Computer Vision Lesson 1 - Playing with Images

In this lesson, we are going to get our hands on with Opencv for python which we installed in the earlier lesson.This tutorial uses the opencv-python library from python. opencv is quite popular with various image processing technique.

1)Reading a image in Opencv
2)Getting basic stats about tmage
3)Displaying images in opencv
4)Working with resize of image.
5)Flipping images
6)Applying GRAY SCALE to image
7)Saving the images to folders.

Steps :

Before we start getting hands dirty with opencv we'll start by importing the required packages.

A)Importing the library:

import argparse
import cv2

1)Reading the image in opencv
img = cv2.imread('C:\\Users\\venka\\Downloads\\standard_test_images\\lena_color_256.tif')

2)Getting basic stats about the image

The basic stats includes the shape  and dtype of image

print('shape:', img.shape)
print('dtype:', img.dtype)

shape: (256, 256, 3)
dtype: uint8

The shape tuple in this case should be interpreted as follows: image height, image width, color channels count.

The cv.imread function also supports optional flags, where users can specify whether conversion to uint8 type should be performed, and whether the image is grayscale or color.The cv.imread function also supports optional flags, where users can specify whether conversion to uint8 type should be performed, and whether the image is grayscale or color.

cv2.imread() - Loads an image from a file.

imshow() - Used to display the loaded image

waitkey(0)-Waits for a pressed key. This one is important else the notebook will get shutdown. 0 - implies the delay

3)Displaying the image

The imshow() method will diplay the image in opencv window.

img = cv2.imread('C:\\Users\\venka\\Downloads\\standard_test_images\\lena_color_256.tif')
dtype: uint8

4)Resizing the image
resize() - This method is used to resize the image based on height and width in pixels
w_mult, h_mult = 0.25, 0.5
resized_img = cv2.resize(img, (0, 0), resized_img, w_mult, h_mult)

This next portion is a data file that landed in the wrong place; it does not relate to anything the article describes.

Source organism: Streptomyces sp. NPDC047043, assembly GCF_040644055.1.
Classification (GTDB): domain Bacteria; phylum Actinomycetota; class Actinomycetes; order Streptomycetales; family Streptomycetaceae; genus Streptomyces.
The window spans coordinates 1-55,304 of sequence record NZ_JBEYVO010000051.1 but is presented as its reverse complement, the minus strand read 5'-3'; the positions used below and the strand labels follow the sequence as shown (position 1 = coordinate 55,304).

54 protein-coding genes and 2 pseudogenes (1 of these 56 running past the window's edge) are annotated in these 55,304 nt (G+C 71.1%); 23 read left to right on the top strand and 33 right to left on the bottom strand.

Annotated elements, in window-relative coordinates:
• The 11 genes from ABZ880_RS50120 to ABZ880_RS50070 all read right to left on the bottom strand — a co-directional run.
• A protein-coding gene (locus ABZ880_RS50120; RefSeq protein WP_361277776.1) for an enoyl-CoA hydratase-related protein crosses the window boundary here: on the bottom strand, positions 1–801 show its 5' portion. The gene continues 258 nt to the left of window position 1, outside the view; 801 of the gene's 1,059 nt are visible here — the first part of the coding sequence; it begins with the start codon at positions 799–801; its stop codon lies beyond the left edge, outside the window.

print('image shape:', resized_img.shape)

width, height = 128, 256
resized_img = cv2.resize(img, (width, height))
print('resized to 128x256 image shape:', resized_img.shape)

w_mult, h_mult = 2, 4
resized_img = cv2.resize(img, (0, 0), resized_img, w_mult, h_mult, cv2.INTER_NEAREST)
print('half sized image shape:', resized_img.shape)

5)Flipping the image
The cv2.flip function is used for mirroring images. It doesn't change the size of an image, but rather swaps the pixels.
img_flip_along_x = cv2.flip(img, 0)

img_flip_along_y = cv2.flip(img, 1)

img_flipped_xy = cv2.flip(img, -1)

6)Applying the GRAY SCALE

IMREAD_GRAYSCALE this property of opencv gets applied on the image.
img = cv2.imread('C:\\Users\\venka\\Downloads\\standard_test_images\\lena_color_256.tif', cv2.IMREAD_GRAYSCALE)
assert img is not None
print('shape:', img.shape)
print('dtype:', img.dtype)

7)Saving the File to folders

Sometimes you want to get feedback from your computer vision algorithm. One way to do so is to store results on a disk. The feedback could be final images, pictures with additional information such as contours, metrics, values and so on, or results of individual steps from a complicated pipeline.

imwrite()-- Used to save image to the given location.

IMWRITE_JPEG_QUALITY-When saving to JPEG format, we can manage the compression process by setting the value of IMWRITE_JPEG_QUALITY. We can set this as any value from 0 to 100. But here, we have a situation where bigger is better. Larger values lead to higher result quality and a lower amount of JPEG artifacts.

cv2.imwrite('C:\\Users\\venka\\Downloads\\standard_test_images\\Lena_compressed.jpg', img, [cv2.IMWRITE_JPEG_QUALITY, 0])

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